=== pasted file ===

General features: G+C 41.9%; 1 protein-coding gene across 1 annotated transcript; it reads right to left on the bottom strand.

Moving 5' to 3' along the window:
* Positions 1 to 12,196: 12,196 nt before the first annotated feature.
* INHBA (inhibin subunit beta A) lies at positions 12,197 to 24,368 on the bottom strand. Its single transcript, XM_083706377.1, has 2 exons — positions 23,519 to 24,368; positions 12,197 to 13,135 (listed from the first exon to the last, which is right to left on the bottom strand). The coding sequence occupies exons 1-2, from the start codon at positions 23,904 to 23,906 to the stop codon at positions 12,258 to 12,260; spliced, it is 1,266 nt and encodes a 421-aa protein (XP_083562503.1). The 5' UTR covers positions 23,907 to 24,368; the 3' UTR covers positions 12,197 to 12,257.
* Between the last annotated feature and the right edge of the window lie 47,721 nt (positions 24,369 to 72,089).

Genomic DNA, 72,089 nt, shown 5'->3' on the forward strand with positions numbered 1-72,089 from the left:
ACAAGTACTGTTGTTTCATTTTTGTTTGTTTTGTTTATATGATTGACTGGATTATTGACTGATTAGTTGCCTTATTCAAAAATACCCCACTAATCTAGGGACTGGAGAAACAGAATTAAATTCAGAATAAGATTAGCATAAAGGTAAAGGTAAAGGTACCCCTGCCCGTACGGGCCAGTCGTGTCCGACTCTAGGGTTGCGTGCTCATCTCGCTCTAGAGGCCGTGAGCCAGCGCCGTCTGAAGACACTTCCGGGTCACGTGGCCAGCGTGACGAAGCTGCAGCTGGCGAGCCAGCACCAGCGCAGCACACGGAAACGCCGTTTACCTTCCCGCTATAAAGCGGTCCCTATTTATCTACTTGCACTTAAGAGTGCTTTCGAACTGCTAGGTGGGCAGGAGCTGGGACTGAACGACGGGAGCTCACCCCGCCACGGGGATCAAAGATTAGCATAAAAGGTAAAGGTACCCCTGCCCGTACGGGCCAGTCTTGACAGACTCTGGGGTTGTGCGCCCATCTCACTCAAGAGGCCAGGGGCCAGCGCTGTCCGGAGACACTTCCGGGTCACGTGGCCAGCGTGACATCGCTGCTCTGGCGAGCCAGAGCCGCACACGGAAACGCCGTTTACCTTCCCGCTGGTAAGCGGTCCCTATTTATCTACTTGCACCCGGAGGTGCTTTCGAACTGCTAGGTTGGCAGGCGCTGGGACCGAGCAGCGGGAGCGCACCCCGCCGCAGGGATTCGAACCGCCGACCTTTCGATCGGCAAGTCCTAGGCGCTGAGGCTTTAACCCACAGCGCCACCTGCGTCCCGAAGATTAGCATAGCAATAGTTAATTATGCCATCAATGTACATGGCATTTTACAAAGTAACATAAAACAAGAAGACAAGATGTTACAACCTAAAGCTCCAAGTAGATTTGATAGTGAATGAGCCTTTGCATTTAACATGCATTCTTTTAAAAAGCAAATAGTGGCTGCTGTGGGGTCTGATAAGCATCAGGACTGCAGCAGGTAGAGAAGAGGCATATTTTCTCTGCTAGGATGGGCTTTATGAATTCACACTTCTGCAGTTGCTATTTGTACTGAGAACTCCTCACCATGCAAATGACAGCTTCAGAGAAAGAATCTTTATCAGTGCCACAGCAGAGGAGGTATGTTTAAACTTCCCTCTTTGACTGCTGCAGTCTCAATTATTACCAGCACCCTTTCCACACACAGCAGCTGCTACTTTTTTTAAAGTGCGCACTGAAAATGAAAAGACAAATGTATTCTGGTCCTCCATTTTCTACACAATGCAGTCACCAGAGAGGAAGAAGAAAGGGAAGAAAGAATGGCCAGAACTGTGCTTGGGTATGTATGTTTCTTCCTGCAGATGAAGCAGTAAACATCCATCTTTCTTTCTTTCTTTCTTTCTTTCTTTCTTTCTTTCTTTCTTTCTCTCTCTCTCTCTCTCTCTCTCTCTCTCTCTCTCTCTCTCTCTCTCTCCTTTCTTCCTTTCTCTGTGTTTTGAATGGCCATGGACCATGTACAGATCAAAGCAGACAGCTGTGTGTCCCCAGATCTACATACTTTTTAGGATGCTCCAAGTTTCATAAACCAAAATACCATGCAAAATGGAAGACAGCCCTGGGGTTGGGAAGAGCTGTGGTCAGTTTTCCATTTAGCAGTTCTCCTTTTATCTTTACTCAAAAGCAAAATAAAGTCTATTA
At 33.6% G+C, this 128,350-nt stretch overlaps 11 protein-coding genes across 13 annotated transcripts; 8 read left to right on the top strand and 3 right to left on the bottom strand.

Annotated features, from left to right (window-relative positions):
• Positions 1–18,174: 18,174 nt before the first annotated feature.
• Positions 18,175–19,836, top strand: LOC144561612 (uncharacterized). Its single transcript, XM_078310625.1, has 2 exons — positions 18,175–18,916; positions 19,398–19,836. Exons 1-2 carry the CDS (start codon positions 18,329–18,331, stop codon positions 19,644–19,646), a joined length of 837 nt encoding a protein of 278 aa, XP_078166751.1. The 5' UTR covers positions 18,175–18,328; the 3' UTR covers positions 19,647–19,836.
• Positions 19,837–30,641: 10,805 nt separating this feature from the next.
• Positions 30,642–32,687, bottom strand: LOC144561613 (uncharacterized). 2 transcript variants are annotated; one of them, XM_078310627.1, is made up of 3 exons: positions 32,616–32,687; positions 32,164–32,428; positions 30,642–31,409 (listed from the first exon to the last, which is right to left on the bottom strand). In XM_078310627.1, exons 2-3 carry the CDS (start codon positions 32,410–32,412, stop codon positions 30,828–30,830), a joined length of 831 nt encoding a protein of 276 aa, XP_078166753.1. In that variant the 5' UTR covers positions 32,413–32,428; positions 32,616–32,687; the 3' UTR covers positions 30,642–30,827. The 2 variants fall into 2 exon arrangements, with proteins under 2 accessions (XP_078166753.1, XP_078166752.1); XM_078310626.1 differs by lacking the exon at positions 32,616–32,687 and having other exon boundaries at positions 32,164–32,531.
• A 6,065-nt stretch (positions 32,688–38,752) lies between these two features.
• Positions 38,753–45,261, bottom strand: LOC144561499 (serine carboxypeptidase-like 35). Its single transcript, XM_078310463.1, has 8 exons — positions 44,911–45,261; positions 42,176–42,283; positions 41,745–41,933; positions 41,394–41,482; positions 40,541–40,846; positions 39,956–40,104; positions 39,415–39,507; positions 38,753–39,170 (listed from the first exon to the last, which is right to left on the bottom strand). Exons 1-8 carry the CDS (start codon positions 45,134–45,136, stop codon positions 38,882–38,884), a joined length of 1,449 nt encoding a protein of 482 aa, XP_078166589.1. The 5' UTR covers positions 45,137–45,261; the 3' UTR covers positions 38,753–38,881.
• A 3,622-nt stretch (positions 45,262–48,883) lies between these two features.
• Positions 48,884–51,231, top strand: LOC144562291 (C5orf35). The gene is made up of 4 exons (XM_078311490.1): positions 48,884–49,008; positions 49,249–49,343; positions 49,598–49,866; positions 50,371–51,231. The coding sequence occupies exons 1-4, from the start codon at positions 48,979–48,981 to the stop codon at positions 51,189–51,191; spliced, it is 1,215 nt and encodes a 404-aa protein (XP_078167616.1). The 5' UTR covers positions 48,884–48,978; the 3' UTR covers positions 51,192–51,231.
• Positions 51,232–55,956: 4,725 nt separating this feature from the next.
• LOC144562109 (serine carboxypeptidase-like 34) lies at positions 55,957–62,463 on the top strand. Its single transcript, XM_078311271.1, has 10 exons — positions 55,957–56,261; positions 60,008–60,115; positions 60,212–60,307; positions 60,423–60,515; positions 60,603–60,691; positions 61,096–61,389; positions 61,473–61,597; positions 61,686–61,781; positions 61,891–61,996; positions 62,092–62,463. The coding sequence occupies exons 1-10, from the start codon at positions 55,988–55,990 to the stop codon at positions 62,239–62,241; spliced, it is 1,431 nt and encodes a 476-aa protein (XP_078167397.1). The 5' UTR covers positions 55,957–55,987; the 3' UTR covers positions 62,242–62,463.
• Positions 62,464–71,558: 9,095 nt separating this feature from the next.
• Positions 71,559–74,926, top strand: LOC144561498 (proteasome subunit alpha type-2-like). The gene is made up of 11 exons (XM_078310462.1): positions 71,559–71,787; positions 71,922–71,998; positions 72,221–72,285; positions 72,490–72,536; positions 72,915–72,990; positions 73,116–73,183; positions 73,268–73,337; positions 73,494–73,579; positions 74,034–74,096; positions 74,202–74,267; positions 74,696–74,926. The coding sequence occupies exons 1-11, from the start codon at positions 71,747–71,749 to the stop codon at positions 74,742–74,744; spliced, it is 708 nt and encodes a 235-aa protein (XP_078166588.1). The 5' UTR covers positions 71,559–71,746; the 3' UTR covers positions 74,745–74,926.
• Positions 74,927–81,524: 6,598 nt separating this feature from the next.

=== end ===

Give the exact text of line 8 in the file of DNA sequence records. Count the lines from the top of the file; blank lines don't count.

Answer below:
At 33.6% G+C, this 128,350-nt stretch overlaps 11 protein-coding genes across 13 annotated transcripts; 8 read left to right on the top strand and 3 right to left on the bottom strand.